Homicide has not been ruled out as the cause of death of Teresa Casandra Robinson, the 11-year-old Manitoba First Nation girl who community members had believed was mauled by an animal.
Manitoba RCMP Chief Supt. Scott Kolody, who is in charge of criminal investigations, said an autopsy is being performed today that may "provide insight into the cause" of the child's death.
Teresa's body was found on Monday on the Garden Hill First Nation, located about 500 kilometres northeast of Winnipeg. She had been missing for a week.
Community members have said they believe she was attacked by some kind of animal, possibly a bear, but police have not backed up that theory.
"We do not have a confirmed cause of death," Kolody told reporters in Winnipeg on Wednesday.
Kolody said a number of RCMP units are in the community, including the serious and major crimes units and homicide investigators.
While the RCMP has not reached a conclusion on the cause of death, he would not elaborate on why homicide officers are involved in the investigation.
"This is a very difficult investigation involving that of a child and, again, we are doing everything we can with respect to covering all angles, all facets of the investigation. It's challenging, it's complex," he said.
First Nation leaders said Teresa was last seen leaving a birthday party in Garden Hill on May 5. A local search began after she didn't return home.
Kolody said RCMP were notified of Teresa's disappearance on Monday. Her body was found by a community searcher later that day.
Officers are working out a timeline to help figure out what happened, Kolody said. As well, he said officers have met with the family, First Nation members and elders.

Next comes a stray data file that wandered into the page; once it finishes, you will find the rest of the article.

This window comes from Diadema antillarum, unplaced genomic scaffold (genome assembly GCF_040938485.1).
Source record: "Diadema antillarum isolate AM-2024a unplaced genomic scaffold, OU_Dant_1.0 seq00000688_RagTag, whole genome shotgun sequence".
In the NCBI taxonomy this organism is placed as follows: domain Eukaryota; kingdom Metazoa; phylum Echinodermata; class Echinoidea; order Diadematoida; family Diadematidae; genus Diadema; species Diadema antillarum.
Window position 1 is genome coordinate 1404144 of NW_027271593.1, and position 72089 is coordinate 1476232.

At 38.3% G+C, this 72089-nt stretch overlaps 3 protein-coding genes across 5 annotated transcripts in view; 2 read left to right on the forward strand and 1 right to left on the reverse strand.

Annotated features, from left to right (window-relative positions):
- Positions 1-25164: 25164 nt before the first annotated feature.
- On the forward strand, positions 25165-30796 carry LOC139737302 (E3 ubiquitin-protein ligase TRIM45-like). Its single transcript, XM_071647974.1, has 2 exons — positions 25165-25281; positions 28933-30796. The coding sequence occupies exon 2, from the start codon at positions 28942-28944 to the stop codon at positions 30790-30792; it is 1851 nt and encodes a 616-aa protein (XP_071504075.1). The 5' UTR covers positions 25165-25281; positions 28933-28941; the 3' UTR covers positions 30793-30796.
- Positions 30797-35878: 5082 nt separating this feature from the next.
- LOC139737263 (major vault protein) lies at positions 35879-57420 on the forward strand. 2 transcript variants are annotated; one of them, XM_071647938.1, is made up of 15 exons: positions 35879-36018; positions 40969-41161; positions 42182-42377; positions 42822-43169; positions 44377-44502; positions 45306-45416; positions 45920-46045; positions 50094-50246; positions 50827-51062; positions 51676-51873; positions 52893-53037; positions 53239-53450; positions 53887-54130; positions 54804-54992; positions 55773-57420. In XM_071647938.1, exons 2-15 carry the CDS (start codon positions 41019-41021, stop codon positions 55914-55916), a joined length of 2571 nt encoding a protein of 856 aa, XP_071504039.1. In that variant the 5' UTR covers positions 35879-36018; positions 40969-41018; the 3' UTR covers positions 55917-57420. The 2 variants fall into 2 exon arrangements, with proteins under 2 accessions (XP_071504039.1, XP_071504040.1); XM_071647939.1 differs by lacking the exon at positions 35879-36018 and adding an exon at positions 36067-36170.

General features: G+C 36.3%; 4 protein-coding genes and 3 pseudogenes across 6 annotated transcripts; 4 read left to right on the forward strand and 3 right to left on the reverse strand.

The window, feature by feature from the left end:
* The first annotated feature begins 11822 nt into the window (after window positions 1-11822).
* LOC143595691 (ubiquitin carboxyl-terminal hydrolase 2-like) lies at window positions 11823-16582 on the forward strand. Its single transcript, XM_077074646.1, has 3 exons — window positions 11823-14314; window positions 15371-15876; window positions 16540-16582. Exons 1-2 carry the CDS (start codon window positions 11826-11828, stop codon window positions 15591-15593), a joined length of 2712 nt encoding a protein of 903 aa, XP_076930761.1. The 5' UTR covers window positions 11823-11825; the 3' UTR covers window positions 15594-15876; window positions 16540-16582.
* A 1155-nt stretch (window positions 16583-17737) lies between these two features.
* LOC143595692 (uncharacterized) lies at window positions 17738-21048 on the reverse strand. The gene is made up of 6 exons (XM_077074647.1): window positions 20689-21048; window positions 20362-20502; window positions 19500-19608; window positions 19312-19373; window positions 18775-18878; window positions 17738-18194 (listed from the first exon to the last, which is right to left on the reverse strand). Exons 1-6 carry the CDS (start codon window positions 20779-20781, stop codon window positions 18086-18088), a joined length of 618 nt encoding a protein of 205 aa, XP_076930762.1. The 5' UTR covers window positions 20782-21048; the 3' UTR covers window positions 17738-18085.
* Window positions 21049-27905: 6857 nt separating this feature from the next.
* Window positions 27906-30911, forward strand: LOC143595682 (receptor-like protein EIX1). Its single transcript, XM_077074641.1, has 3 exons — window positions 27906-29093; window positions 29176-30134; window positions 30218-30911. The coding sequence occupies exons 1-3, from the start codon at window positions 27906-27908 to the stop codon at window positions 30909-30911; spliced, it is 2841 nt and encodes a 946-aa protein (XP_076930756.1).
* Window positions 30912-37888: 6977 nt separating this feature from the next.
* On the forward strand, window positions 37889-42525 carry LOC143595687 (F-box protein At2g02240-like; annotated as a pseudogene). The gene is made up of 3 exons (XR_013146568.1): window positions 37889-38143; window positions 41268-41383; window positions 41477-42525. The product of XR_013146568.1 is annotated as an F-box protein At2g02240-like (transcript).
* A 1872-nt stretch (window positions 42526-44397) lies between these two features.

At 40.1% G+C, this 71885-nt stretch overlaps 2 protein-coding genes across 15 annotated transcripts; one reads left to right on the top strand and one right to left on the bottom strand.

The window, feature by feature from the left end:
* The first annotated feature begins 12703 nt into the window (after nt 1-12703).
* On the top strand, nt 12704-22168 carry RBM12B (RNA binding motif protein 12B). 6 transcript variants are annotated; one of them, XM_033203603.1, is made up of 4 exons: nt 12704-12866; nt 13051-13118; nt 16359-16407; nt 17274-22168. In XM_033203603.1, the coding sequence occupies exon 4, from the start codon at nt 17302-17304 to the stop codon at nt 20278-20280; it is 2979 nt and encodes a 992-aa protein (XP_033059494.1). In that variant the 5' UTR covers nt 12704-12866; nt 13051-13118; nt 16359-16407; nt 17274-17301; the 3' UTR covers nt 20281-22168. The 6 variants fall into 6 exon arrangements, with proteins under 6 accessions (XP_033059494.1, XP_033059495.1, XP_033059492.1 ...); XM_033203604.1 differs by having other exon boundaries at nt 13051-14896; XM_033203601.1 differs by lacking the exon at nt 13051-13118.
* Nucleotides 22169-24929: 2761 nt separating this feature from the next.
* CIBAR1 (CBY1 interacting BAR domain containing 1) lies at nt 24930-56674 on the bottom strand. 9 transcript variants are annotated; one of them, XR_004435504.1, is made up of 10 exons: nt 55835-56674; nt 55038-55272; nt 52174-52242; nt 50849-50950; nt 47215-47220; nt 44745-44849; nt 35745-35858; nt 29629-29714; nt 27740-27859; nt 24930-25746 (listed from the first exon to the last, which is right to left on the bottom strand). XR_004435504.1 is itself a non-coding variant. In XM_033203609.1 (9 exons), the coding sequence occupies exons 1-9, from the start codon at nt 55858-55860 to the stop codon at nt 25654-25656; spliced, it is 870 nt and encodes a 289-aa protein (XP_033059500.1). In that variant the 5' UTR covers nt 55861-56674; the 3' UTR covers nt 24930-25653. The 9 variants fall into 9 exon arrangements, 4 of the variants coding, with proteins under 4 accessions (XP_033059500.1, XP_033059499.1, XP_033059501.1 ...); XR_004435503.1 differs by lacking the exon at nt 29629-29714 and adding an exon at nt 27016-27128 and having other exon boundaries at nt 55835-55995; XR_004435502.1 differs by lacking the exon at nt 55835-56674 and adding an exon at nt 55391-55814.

"You just couldn't imagine what they're going through, so we're very cognizant of that and we feel that with them," he said.
In Garden Hill, hundreds of people held candles and sang in Teresa's honour at a vigil on Tuesday evening.
Official search didn't start until hours before body found
An organized search for the girl did not begin until Sunday night, according to the head of the northern chiefs' group, David Harper.
"It's very concerning. It's concerning for everyone. So basically right now, what we're told is, we're backtracking all the information, when [were] these things reported," he said.
Harper told CBC earlier this week he believed community members started the search for the girl Thursday.
The Manitoba Keewatinowi Okimakanak Grand Chief is acting as spokesperson for the Garden Lake community.
Harper says the girl's death has taken a toll on the community.
"It's been a heavy burden to everyone, what happened and especially watching the young children, the classmates, the families and the people, ... and the elder that last [saw] her."